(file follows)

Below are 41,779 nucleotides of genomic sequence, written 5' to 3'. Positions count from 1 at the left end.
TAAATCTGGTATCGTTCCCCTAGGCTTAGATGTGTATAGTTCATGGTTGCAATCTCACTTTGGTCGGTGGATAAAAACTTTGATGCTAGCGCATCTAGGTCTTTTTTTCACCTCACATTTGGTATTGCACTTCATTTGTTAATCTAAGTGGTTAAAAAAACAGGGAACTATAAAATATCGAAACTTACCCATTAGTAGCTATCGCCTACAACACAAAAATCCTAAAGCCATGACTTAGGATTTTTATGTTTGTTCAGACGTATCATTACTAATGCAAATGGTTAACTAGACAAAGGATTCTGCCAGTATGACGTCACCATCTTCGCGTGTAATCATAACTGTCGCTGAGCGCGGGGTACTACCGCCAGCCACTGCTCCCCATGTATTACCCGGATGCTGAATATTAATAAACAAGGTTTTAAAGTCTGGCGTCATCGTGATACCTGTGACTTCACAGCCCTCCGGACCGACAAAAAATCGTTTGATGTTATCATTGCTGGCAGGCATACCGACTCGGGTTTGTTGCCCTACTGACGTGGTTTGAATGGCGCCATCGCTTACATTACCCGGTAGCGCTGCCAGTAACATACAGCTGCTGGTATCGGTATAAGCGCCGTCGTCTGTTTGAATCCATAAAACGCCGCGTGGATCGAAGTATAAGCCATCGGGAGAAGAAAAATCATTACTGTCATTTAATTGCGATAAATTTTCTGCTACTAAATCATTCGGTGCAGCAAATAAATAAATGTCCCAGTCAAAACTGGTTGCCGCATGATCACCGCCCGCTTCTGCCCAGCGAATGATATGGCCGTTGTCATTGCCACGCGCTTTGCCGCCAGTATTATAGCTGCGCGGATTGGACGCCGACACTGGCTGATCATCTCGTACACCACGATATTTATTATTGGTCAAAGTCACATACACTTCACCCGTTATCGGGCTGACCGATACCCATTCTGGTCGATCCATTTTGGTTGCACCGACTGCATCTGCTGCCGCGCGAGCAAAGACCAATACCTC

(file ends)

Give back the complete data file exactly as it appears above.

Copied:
Below are 41,779 nucleotides of genomic sequence, written 5' to 3'. Positions count from 1 at the left end.
TAAATCTGGTATCGTTCCCCTAGGCTTAGATGTGTATAGTTCATGGTTGCAATCTCACTTTGGTCGGTGGATAAAAACTTTGATGCTAGCGCATCTAGGTCTTTTTTTCACCTCACATTTGGTATTGCACTTCATTTGTTAATCTAAGTGGTTAAAAAAACAGGGAACTATAAAATATCGAAACTTACCCATTAGTAGCTATCGCCTACAACACAAAAATCCTAAAGCCATGACTTAGGATTTTTATGTTTGTTCAGACGTATCATTACTAATGCAAATGGTTAACTAGACAAAGGATTCTGCCAGTATGACGTCACCATCTTCGCGTGTAATCATAACTGTCGCTGAGCGCGGGGTACTACCGCCAGCCACTGCTCCCCATGTATTACCCGGATGCTGAATATTAATAAACAAGGTTTTAAAGTCTGGCGTCATCGTGATACCTGTGACTTCACAGCCCTCCGGACCGACAAAAAATCGTTTGATGTTATCATTGCTGGCAGGCATACCGACTCGGGTTTGTTGCCCTACTGACGTGGTTTGAATGGCGCCATCGCTTACATTACCCGGTAGCGCTGCCAGTAACATACAGCTGCTGGTATCGGTATAAGCGCCGTCGTCTGTTTGAATCCATAAAACGCCGCGTGGATCGAAGTATAAGCCATCGGGAGAAGAAAAATCATTACTGTCATTTAATTGCGATAAATTTTCTGCTACTAAATCATTCGGTGCAGCAAATAAATAAATGTCCCAGTCAAAACTGGTTGCCGCATGATCACCGCCCGCTTCTGCCCAGCGAATGATATGGCCGTTGTCATTGCCACGCGCTTTGCCGCCAGTATTATAGCTGCGCGGATTGGACGCCGACACTGGCTGATCATCTCGTACACCACGATATTTATTATTGGTCAAAGTCACATACACTTCACCCGTTATCGGGCTGACCGATACCCATTCTGGTCGATCCATTTTGGTTGCACCGACTGCATCTGCTGCCGCGCGAGCAAAGACCAATACCTC